The trail switchbacks some 650 feet up a talus slope to the left of the falls.  One hiker returning from a conquest of Half Dome complains about the "smoothness" of the trail surface here, which in places does resemble a cobblestone walk.  I appreciate his concern, for I made that one-day ascent in 1961, and my feet and knees were quite weak and weary toward the end of the 14-mile trek (of course, doing the round-trip in just seven hours — in tennis shoes, yet — probably didn't help).  What the gentleman and perhaps many other returning hikers don't realize is that there is an easier (albeit longer) route available down to the valley floor.

Starting up the switchbacks

Once at the top, it is time to relax and munch some trail mix.  The hard part is over.  Last year's foot injury hasn't bothered me today, and the ankle that I twisted last week isn't complaining either.  A nifty overlook provides a view straight down the falls to the river below.  This is a neat place to be.

The brink of Nevada Fall

It is about now that I realize I am short on water.  Even though I had replenished my standard 48-ounce supply at the bridge, the relative warmth of the day and strenuousness of the trek have taken their toll.  I fully expect to run dry during the return loop.  Should worst come to worst, I could drop a Halazone pill into some river water; but I don't expect to be that desperate while traveling downhill.

Across the footbridge above the brink, the path winds southward toward the nearby John Muir Trail.  This verdant area features a number of tiny streams which trickle down the cliff beside the falls.  On some previous visits there has been quite a bit more water here; but what it is, it is.  Not only is this the most colorful section of the entire route, but I suddenly encounter a variety of flowers — the first I have seen today.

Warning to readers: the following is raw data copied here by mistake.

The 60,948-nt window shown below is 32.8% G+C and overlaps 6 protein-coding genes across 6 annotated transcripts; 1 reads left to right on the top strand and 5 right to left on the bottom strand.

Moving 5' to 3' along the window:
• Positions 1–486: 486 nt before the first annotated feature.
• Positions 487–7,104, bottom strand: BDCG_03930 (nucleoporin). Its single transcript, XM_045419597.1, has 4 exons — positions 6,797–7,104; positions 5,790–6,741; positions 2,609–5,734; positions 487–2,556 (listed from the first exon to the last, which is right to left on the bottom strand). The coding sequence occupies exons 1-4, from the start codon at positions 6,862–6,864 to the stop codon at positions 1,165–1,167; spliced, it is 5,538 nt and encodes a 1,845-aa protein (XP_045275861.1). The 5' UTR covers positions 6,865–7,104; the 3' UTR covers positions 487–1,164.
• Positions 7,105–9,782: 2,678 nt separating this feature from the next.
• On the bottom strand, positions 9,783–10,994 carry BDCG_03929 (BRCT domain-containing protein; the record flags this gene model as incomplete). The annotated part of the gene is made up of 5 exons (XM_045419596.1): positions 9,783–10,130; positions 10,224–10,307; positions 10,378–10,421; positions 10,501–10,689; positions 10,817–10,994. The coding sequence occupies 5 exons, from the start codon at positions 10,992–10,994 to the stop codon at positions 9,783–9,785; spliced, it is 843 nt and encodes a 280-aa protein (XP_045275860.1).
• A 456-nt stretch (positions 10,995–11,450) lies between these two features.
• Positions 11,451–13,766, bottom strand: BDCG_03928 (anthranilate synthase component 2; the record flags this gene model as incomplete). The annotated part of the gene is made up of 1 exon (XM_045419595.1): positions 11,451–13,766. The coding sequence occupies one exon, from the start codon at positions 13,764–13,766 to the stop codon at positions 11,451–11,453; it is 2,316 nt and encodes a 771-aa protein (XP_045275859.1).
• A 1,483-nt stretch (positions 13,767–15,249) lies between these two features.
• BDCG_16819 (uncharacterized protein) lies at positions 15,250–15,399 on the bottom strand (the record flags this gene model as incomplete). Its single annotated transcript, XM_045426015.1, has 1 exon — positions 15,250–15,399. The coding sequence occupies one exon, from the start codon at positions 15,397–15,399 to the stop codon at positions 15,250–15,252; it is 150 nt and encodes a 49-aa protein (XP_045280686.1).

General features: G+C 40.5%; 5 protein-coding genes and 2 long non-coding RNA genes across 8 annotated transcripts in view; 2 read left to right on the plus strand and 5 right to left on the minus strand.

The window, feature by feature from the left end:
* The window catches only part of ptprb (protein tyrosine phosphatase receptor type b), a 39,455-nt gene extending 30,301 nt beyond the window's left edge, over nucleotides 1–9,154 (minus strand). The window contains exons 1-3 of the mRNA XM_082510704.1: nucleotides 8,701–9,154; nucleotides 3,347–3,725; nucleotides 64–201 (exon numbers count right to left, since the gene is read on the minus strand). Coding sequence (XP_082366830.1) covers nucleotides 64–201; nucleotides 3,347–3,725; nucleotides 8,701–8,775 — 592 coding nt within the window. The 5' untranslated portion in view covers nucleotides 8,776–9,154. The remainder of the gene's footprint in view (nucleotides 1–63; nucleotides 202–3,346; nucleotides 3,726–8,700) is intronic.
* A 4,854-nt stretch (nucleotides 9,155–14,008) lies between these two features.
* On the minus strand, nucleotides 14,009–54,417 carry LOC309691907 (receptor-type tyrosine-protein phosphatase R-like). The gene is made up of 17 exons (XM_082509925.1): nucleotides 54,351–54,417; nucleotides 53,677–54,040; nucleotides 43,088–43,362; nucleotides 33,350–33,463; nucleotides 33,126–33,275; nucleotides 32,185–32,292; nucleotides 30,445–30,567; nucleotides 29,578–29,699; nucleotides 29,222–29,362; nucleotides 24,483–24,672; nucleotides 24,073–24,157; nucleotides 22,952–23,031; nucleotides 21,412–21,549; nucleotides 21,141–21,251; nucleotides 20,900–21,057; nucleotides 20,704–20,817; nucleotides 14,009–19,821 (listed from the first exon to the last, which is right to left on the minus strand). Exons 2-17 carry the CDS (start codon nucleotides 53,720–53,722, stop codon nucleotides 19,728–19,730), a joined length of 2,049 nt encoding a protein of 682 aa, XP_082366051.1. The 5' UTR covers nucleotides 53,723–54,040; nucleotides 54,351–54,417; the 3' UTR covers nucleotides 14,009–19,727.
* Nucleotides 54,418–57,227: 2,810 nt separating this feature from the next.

Nice colors

Sierra Shooting Star

Orgy on the Forest Groundsel

Mountain Pride

In the distance I can just make out a portion of the park's premier attraction.

Upper Yosemite Falls is barely visible several miles away

At the trail junction the old telephone booth still is there, but the phone itself is not.  I actually used that device in the 1970s to call home to Reno.  From here the John Muir Trail continues for another 208 miles to the summit of Mount Whitney; but of course I opt to turn right and return to the valley, where my sweetie awaits me at the lodge.

This famous section of trail was hewn from solid rock in 1882-1884 by Scotsman George Anderson, largely at his own expense.  He had had visions of opening a hotel at the northern base of Half Dome, which he was the first to climb, in 1875.  This elevated pathway also offers the best views of both the falls and the markedly unspectacular back side of Half Dome.

George Anderson's monumental achievement

Nevada Fall and Liberty Cap

That's Half Dome on the left, above Mount Broderick

Not surprisingly, more flowers adorn the wet cliff.  Moreover, for half an hour I actually have the trail to myself, which is unexpected but not unwelcome.

Clockwise Gilia

Pacific Stonecrop

Crimson Columbine

Another junction offers the option to continue on the longer, but easier, John Muir Trail back to the Merced River bridge.  Having another agenda, however, I opt for the spur that drops back down to Emerald Pool.  Along the way is Clark Point, a lookout that provides an exquisite view of Vernal Falls.  As per my plan, this also is the best time of day for photographs here — just before the sun goes away.

Words fail me here

Although I was not looking forward to a return trip down hundreds of wet stone steps, the episode proves quite pleasant.  The spray, being at my back, is less hard on the body; and once again I am exhilarated by the incomparable beauty of the setting.  In retrospect, I wouldn't have missed it.

The Mist Trail beckons

At the big bridge I refill my water bottles, as I had indeed run out an hour ago.  In July, 2001, our group opted to utilize the restroom wash basins for this purpose, because there was a prohibitively long line of thirsty walkers at the drinking fountains.

After torturing my legs all day, I am finding it difficult to walk quickly down the steep asphalt pathway.  Although I pass other hikers on the short uphill segments, they pass me right back going downhill.  Finally, a 20-minute shuttle trip from Happy Isles gets me to Yosemite Lodge just after sundown.

§: This hike is one of few that could ever merit a 10-rating.  I fear, however, that its best time has passed — at least for the foreseeable future.  Having to wait frequently for someone a foot ahead of you to take another step detracts significantly from the pleasure of any walk.  It has become far too crowded here for maximal enjoyment; oh, for the 1960s!  Also, I recommend hiking elsewhere any later in the season, for it just becomes hotter, drier, and more crowded here.  Later May is best, ideally before school lets out.